1 The high and low price for the week's trading range (left-hand side of the rectangle)
2 Cumulative volume at each price for the week (left-hand side of the rectangle)
3 Numerically and visually displays of Friday's severe selloff (right-hand side of the rectangle)
4 The high-volume distribution 10530-10400 for the week's trading range
5 A confirmation that Thursday's high at 10429 meets resistance right at the lower band of the high volume area
6 Thursday's closing price at 10253 (blue horizontal line)
7 A confirmation that Friday's high at 10273 met resistance (R1) at the first high-volume area above Thursday's closing price.

Figure 2: This week vs day chart pinpoints and compares the historical volume distribution for the trading range of the week as well as for Friday's trading range.

·The June 2005 mini-sized Dow closed on Friday, April 22, 2005, at 10188, down 38 points on the day, 398 points off its monthly high and 189 points off its monthly low.

The market swung both ways in a big manner. The conflicting economic reports and the slew of corporate earnings put new meaning to the word volatility.

The standard chart in Figure 3 shows the week's trading range during the high-volatility week trading sessions (April 18­22).

Figure 3: Trading week, April 18-22.

The week vs. day chart in Figure 4 pinpoints and compares the historical volume distribution for the week's trading range and for Friday's trading range. In the display you see:

1 The high and low price for the week's trading range (left-hand side of the rectangle)
2 Cumulative volume at each price for the week (left-hand side of the rectangle)
3 The high and low price for Friday's trading range (right-hand side of rectangle)
4 The cumulative volume at Friday's price (right-hand side of rectangle)
5 The high volume distribution are for the week's trading range at 10150-10070.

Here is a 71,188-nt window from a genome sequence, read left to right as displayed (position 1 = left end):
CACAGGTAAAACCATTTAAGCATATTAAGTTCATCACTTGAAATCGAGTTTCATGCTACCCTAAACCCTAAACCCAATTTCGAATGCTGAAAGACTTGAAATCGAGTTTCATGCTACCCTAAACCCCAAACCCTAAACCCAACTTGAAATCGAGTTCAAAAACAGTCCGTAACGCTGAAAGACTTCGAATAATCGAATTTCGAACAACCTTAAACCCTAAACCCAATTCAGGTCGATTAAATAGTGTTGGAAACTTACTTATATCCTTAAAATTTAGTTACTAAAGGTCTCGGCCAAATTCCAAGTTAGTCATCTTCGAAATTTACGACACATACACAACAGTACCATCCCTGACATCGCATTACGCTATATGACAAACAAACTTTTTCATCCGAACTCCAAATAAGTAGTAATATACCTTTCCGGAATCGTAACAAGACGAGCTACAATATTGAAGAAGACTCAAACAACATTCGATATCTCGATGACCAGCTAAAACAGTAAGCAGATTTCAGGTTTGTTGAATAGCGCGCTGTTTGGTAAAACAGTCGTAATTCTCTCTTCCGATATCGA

Figure 4: The week vs. day chart pinpoints and compares the historical volume distribution for the week's trading range and for Friday's trading range.

Figure 4 shows how historical high volume areas can give traders key market numbers. Figure 5 shows how the market used the upper band of the high volume area of 10150 ­ 10070 to establish its daily lows on Monday, April 25, 2005, and Tuesday, April 26, 2005.

Figure 5: Standard bar chart; Monday, April 25 and Tuesday, April 26.

Trading ranges are not random, even during volatile trading days. Each price has a volume number. Historical volume at price deciphers the dynamics of price action. By adding volume at price to your war chest of trading tools, you can make more confident trading decisions. After all, a picture is worth a thousand words.

Lisa Erdmier has been a student of technical analysis for 25 years and began her involvement in commodities and equities as a technical analyst for Merrill Lynch. She is president and cofounder of www.chart-ex.com, a free website that provides traders with an intuitive volume at price trading tool for derivatives.

Current and past articles from Working Money, The Investors' Magazine, can be found at Working-Money.com.



Lisa Erdmier


Chart-Ex, LLC has not added any product or service information to TRADERS' RESOURCE.
Company: Chart-Ex, LLC
Website: www.chart-ex.com
E-mail address: info@chart-ex.com